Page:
The LHCb detector is way smaller and cheaper than its fat ATLAS and CMS siblings. But it doesn't mean that it can't discover cool things – and many things. The letter \(b\) refers to the bottom quark. It's often said that the bottom quark is the best path towards the research of CP-violation and similar things.
But for some reasons, the LHCb managed to discover five new particles without any bottom quark – at once:
The collaboration proudly tweeted about the new discovery and linked to their new paper,
They identify the bound states of the Omega baryon according to the decay products that they can label reliably enough. These new charmed neutral Omega baryons (the quark content is \(css\), like the cascading style sheets) decay to a positive charmed Xi baryon (whose quark content is \(ucs\) or \(ucs\), if you agree that the acronym shouldn't be reserved by a corrupt Union of Concerned Scientists and Anthony Watts' dog) and the negative kaon \(K^-\) (quark content: \(\bar u s\), thanks, Bill).
Well, the positive charmed Xi baryon decays to \(p K^- \pi^+\) and those are really well-known everyday animals for the LHCb scientists.
The new \(css\) bound states are narrow resonances – which means that the decay rate is slow (width is small) enough. You may consider them excited states of the same particle or different particles. Which of those is better is little bit a subjective issue. The excited states of a hydrogen atom are clearly "the same particle" because the transitions between them is the most common one and involves a truly neutral, peaceful photon (which is "almost nothing", especially when it comes to charges).
But these excited states of the \(css\) quarks are strongly interacting and it's rather easy for these beasts to create quark-antiquark pairs, in this case an up-antiup pair, and divide all the quarks differently. These processes are actually more frequent than a simple emission of a photon. So the excited states don't change to each other so automatically and they may be considered distinct entities although they're really built from the same ingredients, just like different excited states of a hydrogen atom.
You can imagine how people had to be thrilled in the 1960s when such new particles were discovered frequently and the innocent physicists actually believed that those were elementary particles. However, in the late 1960s, quarks were proposed, and in the early 1970s, QCD was written down. Before QCD, physicists were willing to believe that they live in a paradise with hundreds of exotic elementary particles species or that these numerous particles were proving that Nature was lifting Herself by Her own bootstraps.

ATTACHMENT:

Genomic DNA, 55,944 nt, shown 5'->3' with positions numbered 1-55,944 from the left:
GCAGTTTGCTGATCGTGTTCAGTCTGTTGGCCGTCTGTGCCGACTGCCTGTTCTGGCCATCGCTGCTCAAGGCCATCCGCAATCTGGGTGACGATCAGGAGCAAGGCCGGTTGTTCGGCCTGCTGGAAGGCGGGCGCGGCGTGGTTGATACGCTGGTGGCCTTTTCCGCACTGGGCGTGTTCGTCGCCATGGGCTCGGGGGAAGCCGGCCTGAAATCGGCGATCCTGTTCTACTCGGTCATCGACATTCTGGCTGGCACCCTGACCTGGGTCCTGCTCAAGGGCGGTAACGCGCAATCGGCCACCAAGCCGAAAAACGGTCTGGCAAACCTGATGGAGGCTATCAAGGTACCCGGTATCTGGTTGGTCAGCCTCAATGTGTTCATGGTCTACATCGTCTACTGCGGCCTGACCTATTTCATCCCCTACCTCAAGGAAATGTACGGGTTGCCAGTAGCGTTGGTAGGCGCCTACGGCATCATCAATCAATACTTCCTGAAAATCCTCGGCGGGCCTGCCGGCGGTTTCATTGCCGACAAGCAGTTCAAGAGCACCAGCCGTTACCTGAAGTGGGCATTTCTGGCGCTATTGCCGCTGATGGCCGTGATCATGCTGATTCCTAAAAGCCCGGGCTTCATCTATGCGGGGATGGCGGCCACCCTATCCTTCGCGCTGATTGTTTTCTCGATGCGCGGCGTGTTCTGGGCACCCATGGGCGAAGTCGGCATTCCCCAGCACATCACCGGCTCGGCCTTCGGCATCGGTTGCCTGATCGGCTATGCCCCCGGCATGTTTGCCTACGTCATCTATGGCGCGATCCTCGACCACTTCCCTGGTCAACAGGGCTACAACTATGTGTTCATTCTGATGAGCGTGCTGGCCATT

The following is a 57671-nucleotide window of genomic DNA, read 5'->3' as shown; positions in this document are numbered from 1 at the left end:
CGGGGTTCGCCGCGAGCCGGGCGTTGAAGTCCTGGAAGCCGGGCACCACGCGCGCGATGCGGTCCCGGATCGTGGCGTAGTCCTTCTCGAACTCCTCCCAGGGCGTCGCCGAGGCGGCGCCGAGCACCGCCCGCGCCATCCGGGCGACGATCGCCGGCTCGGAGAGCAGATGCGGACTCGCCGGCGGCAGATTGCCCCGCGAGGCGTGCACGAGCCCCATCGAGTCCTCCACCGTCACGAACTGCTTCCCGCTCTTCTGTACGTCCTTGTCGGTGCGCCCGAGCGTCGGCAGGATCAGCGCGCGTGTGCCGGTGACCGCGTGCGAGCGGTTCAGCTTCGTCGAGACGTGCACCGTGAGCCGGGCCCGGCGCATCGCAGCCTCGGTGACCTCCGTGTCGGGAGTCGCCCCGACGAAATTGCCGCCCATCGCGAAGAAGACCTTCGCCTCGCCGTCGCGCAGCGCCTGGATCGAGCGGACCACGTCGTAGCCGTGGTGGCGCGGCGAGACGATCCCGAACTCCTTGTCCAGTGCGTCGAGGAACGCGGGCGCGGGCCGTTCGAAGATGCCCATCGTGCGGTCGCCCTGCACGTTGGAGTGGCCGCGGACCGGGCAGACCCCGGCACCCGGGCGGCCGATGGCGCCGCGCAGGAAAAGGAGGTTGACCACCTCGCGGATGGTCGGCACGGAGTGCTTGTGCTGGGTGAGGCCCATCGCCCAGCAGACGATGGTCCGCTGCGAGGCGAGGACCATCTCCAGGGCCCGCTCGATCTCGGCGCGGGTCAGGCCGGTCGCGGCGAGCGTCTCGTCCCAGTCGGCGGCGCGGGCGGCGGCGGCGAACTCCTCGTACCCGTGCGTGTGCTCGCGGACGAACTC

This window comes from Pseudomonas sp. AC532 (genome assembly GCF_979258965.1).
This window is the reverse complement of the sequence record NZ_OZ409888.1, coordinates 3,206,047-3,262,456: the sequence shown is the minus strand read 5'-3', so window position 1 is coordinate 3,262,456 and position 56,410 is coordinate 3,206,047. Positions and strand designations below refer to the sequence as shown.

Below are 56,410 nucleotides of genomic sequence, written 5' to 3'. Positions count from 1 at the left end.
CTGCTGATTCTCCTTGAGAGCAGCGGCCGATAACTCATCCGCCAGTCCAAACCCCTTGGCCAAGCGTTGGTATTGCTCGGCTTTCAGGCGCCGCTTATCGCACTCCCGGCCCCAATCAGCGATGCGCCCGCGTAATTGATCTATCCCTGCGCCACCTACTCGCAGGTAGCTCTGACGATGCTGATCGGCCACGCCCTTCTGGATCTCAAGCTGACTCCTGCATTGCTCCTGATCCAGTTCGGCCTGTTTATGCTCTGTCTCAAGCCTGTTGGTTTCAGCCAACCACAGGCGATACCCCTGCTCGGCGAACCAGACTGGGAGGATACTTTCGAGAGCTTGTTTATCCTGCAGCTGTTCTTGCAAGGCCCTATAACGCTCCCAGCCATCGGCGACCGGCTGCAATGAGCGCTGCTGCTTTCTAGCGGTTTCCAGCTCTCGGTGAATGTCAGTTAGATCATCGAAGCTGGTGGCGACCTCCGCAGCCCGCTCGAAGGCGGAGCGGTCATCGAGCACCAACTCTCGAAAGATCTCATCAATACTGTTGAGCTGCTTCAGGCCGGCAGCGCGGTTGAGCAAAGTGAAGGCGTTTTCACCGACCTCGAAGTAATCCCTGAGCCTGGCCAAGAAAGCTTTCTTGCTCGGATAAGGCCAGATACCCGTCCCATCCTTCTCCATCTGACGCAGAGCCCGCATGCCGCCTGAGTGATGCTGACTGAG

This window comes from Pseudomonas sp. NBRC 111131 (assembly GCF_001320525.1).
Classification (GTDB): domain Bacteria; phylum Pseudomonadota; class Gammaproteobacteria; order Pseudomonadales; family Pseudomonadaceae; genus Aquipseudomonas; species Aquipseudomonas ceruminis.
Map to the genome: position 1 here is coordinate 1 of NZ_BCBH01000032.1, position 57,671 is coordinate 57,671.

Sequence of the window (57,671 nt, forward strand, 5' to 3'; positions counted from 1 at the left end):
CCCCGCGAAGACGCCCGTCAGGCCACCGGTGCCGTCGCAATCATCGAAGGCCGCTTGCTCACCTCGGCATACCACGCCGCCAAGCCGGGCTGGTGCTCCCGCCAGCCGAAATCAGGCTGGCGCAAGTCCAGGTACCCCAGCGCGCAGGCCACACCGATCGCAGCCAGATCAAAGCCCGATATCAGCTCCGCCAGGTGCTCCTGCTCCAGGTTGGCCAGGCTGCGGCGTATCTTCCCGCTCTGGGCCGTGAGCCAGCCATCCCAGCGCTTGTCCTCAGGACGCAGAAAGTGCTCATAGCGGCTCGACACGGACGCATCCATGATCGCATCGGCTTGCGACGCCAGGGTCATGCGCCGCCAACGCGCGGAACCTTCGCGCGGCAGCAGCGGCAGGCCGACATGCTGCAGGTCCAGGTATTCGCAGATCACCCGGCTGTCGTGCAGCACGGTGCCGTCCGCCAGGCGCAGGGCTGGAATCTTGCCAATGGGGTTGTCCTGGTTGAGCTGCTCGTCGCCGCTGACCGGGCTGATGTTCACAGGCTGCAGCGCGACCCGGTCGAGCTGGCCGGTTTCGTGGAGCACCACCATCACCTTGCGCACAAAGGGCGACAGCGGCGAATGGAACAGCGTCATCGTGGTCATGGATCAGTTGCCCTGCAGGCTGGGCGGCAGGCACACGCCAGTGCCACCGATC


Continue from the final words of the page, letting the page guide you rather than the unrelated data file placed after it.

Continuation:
At some moment, physicists devoured the QCD apple and their feeling of mystery and submission faded away. Those are just some additional boring bound states of six quark flavors and their antiquarks, aren't they? Why so much ado? And that's where we are. Lots of the childish excitement is gone, our previous emotions look a bit silly and scientifically naive, and when we want to look for the truly deep signs of Nature's mysteries, we know that we must dig deeper than to discover five new baryons (at once).
Off-topic. Dr Sheldon Cooper, the boy (Iain Armitage, a theater critic), interviewed another Sheldon a year ago. The spin-off of TBBT could be fun.
And if you asked me, I find this whole elaborate scheme with Greek letters labeling the QCD ground states to be an anachronism. I would replace symbols like \(\Omega_c^0\) by \(css\) – note that both require three characters – and perhaps added some extra labels when needed. For example, these five excitations may be labeled \(3000,3050,3066,3090,3119\) which are their masses in the units of \(1\MeV\). With this modernized notation, we could reserve the precious Greek letters for something more mysterious, for something that still sounds Greek to us. And I am not talking about Greek economic and imigration policies which should be represented by characters such as f%&*^*g s#&*t.
But I may be wrong and those baryons may be fundamentally important. And even if they're not, it's important that physicists don't forget the craft that their predecessors were so good at half a century ago. It's like not forgetting how to make and listen to classical music or anything of the sort that suddenly faced lots of competition attempting to steal a big part of the people's attention.